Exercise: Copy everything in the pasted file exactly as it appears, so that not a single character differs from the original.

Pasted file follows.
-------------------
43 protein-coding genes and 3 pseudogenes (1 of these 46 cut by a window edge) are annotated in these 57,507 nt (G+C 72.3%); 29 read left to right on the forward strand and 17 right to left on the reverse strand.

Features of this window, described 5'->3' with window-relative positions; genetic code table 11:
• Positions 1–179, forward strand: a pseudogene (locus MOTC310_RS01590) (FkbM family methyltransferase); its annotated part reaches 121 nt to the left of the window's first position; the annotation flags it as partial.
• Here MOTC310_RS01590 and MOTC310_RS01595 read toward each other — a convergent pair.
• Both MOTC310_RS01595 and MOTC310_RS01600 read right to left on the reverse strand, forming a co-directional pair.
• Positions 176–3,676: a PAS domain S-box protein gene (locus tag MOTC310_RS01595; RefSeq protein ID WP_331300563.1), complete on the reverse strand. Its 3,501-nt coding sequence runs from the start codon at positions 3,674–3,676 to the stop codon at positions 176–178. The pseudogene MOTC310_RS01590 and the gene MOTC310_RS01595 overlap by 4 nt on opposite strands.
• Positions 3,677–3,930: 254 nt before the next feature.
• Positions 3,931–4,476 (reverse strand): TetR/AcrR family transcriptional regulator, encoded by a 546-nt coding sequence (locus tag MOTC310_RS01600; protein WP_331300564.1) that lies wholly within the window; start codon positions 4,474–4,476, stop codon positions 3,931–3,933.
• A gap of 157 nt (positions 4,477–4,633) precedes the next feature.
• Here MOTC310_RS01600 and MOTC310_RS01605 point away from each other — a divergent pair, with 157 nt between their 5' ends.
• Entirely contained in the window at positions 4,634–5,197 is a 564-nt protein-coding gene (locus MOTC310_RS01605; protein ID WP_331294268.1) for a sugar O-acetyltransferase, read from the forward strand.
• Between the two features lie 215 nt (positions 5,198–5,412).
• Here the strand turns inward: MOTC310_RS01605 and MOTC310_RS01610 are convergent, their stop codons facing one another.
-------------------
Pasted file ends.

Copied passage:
43 protein-coding genes and 3 pseudogenes (1 of these 46 cut by a window edge) are annotated in these 57,507 nt (G+C 72.3%); 29 read left to right on the forward strand and 17 right to left on the reverse strand.

Features of this window, described 5'->3' with window-relative positions; genetic code table 11:
• Positions 1–179, forward strand: a pseudogene (locus MOTC310_RS01590) (FkbM family methyltransferase); its annotated part reaches 121 nt to the left of the window's first position; the annotation flags it as partial.
• Here MOTC310_RS01590 and MOTC310_RS01595 read toward each other — a convergent pair.
• Both MOTC310_RS01595 and MOTC310_RS01600 read right to left on the reverse strand, forming a co-directional pair.
• Positions 176–3,676: a PAS domain S-box protein gene (locus tag MOTC310_RS01595; RefSeq protein ID WP_331300563.1), complete on the reverse strand. Its 3,501-nt coding sequence runs from the start codon at positions 3,674–3,676 to the stop codon at positions 176–178. The pseudogene MOTC310_RS01590 and the gene MOTC310_RS01595 overlap by 4 nt on opposite strands.
• Positions 3,677–3,930: 254 nt before the next feature.
• Positions 3,931–4,476 (reverse strand): TetR/AcrR family transcriptional regulator, encoded by a 546-nt coding sequence (locus tag MOTC310_RS01600; protein WP_331300564.1) that lies wholly within the window; start codon positions 4,474–4,476, stop codon positions 3,931–3,933.
• A gap of 157 nt (positions 4,477–4,633) precedes the next feature.
• Here MOTC310_RS01600 and MOTC310_RS01605 point away from each other — a divergent pair, with 157 nt between their 5' ends.
• Entirely contained in the window at positions 4,634–5,197 is a 564-nt protein-coding gene (locus MOTC310_RS01605; protein ID WP_331294268.1) for a sugar O-acetyltransferase, read from the forward strand.
• Between the two features lie 215 nt (positions 5,198–5,412).
• Here the strand turns inward: MOTC310_RS01605 and MOTC310_RS01610 are convergent, their stop codons facing one another.